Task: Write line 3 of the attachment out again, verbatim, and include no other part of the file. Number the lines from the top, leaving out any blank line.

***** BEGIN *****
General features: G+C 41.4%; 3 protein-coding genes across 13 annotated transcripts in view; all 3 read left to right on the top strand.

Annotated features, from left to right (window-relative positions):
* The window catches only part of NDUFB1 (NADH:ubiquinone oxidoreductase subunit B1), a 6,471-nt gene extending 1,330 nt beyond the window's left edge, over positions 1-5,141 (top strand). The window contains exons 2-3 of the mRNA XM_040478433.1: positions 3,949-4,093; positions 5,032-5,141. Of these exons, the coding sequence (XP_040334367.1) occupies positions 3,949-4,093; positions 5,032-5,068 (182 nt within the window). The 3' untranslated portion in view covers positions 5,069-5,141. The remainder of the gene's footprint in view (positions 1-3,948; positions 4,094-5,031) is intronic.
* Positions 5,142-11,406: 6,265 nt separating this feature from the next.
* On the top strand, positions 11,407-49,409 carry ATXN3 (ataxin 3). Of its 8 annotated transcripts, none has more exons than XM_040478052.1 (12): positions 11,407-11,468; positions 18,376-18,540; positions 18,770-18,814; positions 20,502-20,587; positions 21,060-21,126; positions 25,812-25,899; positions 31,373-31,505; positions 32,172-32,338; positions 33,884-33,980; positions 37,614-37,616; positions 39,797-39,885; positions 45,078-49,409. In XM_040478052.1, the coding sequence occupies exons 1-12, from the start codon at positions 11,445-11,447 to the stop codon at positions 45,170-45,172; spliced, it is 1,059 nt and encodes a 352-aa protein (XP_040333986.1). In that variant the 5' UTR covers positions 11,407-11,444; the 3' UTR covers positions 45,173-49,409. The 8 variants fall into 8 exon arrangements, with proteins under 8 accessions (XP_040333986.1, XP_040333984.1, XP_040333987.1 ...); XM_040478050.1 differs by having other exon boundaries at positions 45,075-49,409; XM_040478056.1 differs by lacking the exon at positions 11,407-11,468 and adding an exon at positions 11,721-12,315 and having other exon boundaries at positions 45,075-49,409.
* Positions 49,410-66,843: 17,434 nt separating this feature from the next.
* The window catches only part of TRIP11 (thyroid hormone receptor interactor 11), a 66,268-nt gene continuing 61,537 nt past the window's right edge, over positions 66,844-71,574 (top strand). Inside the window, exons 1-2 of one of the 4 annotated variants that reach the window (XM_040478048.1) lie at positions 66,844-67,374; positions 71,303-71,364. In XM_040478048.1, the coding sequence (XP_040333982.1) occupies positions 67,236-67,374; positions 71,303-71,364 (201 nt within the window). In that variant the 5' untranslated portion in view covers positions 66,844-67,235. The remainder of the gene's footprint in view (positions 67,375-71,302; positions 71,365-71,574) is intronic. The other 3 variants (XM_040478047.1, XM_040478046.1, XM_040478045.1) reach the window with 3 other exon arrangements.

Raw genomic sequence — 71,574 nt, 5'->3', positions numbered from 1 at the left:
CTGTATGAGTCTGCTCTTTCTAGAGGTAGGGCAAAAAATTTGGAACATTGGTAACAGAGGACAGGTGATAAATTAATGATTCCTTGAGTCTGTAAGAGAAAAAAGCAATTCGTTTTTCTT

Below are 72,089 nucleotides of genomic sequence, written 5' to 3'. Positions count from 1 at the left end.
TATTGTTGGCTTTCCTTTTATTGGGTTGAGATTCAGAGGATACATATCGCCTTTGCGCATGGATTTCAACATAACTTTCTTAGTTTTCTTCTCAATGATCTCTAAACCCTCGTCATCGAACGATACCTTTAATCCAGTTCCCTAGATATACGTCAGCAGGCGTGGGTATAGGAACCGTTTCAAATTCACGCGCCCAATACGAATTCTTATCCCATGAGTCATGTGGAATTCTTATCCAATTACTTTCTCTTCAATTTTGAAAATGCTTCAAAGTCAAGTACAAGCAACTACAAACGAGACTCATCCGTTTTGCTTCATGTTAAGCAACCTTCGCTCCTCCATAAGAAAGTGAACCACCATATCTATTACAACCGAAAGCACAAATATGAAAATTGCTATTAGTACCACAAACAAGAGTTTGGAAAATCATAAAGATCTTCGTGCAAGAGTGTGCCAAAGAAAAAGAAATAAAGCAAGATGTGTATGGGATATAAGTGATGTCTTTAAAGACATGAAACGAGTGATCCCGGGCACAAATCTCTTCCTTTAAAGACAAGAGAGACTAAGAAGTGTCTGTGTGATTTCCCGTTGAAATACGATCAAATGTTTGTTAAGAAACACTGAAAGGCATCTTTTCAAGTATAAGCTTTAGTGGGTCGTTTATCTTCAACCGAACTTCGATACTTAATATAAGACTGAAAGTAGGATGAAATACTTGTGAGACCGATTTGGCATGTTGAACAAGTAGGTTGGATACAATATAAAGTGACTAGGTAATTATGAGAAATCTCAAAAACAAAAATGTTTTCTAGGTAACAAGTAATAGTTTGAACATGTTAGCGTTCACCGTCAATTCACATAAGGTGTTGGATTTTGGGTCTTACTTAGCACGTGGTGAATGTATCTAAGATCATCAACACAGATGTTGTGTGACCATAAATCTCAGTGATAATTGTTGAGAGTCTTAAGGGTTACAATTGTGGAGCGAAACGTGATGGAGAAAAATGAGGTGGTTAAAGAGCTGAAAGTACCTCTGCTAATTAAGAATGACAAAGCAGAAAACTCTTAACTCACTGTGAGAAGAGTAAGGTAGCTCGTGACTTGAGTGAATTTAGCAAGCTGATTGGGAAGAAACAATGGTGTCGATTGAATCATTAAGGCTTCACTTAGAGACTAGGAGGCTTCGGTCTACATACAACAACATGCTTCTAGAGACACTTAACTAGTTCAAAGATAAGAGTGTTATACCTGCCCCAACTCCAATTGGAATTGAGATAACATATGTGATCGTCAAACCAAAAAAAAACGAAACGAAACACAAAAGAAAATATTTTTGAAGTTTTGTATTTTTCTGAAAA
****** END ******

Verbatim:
* The window catches only part of NDUFB1 (NADH:ubiquinone oxidoreductase subunit B1), a 6,471-nt gene extending 1,330 nt beyond the window's left edge, over positions 1-5,141 (top strand). The window contains exons 2-3 of the mRNA XM_040478433.1: positions 3,949-4,093; positions 5,032-5,141. Of these exons, the coding sequence (XP_040334367.1) occupies positions 3,949-4,093; positions 5,032-5,068 (182 nt within the window). The 3' untranslated portion in view covers positions 5,069-5,141. The remainder of the gene's footprint in view (positions 1-3,948; positions 4,094-5,031) is intronic.